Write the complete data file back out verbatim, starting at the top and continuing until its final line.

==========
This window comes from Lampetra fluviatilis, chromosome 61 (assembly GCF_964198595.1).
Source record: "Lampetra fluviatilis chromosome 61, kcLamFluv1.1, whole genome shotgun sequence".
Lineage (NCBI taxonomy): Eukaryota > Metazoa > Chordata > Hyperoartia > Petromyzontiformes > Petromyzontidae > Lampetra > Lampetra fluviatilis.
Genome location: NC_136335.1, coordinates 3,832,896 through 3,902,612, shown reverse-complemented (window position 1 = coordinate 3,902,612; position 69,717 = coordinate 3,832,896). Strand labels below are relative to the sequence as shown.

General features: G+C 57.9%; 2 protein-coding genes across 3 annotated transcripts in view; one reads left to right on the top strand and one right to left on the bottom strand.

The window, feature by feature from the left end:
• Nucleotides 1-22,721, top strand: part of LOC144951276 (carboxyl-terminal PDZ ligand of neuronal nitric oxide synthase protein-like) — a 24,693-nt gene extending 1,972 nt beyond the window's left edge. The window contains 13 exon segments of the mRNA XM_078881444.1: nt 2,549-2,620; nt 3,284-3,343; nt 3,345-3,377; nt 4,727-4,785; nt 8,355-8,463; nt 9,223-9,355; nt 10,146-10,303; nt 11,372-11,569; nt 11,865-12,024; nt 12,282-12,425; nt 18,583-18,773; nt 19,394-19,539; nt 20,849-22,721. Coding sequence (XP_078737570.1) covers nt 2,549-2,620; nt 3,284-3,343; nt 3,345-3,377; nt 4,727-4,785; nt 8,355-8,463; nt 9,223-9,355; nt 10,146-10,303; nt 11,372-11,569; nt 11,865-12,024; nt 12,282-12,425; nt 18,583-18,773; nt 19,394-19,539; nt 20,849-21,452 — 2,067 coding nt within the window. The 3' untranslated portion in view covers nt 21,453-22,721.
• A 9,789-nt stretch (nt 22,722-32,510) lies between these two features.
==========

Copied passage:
This window comes from Lampetra fluviatilis, chromosome 61 (assembly GCF_964198595.1).
Source record: "Lampetra fluviatilis chromosome 61, kcLamFluv1.1, whole genome shotgun sequence".
Lineage (NCBI taxonomy): Eukaryota > Metazoa > Chordata > Hyperoartia > Petromyzontiformes > Petromyzontidae > Lampetra > Lampetra fluviatilis.
Genome location: NC_136335.1, coordinates 3,832,896 through 3,902,612, shown reverse-complemented (window position 1 = coordinate 3,902,612; position 69,717 = coordinate 3,832,896). Strand labels below are relative to the sequence as shown.

General features: G+C 57.9%; 2 protein-coding genes across 3 annotated transcripts in view; one reads left to right on the top strand and one right to left on the bottom strand.

The window, feature by feature from the left end:
• Nucleotides 1-22,721, top strand: part of LOC144951276 (carboxyl-terminal PDZ ligand of neuronal nitric oxide synthase protein-like) — a 24,693-nt gene extending 1,972 nt beyond the window's left edge. The window contains 13 exon segments of the mRNA XM_078881444.1: nt 2,549-2,620; nt 3,284-3,343; nt 3,345-3,377; nt 4,727-4,785; nt 8,355-8,463; nt 9,223-9,355; nt 10,146-10,303; nt 11,372-11,569; nt 11,865-12,024; nt 12,282-12,425; nt 18,583-18,773; nt 19,394-19,539; nt 20,849-22,721. Coding sequence (XP_078737570.1) covers nt 2,549-2,620; nt 3,284-3,343; nt 3,345-3,377; nt 4,727-4,785; nt 8,355-8,463; nt 9,223-9,355; nt 10,146-10,303; nt 11,372-11,569; nt 11,865-12,024; nt 12,282-12,425; nt 18,583-18,773; nt 19,394-19,539; nt 20,849-21,452 — 2,067 coding nt within the window. The 3' untranslated portion in view covers nt 21,453-22,721.
• A 9,789-nt stretch (nt 22,722-32,510) lies between these two features.